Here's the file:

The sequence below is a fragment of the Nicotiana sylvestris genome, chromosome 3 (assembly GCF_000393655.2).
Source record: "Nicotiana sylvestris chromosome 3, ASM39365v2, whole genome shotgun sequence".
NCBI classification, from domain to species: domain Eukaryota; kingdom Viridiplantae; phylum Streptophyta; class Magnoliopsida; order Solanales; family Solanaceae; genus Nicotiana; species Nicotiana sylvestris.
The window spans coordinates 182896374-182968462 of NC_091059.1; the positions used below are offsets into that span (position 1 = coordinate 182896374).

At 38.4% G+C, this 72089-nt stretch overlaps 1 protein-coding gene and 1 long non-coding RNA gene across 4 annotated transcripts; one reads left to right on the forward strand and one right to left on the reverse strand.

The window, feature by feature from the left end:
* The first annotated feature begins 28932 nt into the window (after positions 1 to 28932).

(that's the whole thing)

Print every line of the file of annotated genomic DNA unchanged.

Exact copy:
The sequence below is a fragment of the Nicotiana sylvestris genome, chromosome 3 (assembly GCF_000393655.2).
Source record: "Nicotiana sylvestris chromosome 3, ASM39365v2, whole genome shotgun sequence".
NCBI classification, from domain to species: domain Eukaryota; kingdom Viridiplantae; phylum Streptophyta; class Magnoliopsida; order Solanales; family Solanaceae; genus Nicotiana; species Nicotiana sylvestris.
The window spans coordinates 182896374-182968462 of NC_091059.1; the positions used below are offsets into that span (position 1 = coordinate 182896374).

At 38.4% G+C, this 72089-nt stretch overlaps 1 protein-coding gene and 1 long non-coding RNA gene across 4 annotated transcripts; one reads left to right on the forward strand and one right to left on the reverse strand.

The window, feature by feature from the left end:
* The first annotated feature begins 28932 nt into the window (after positions 1 to 28932).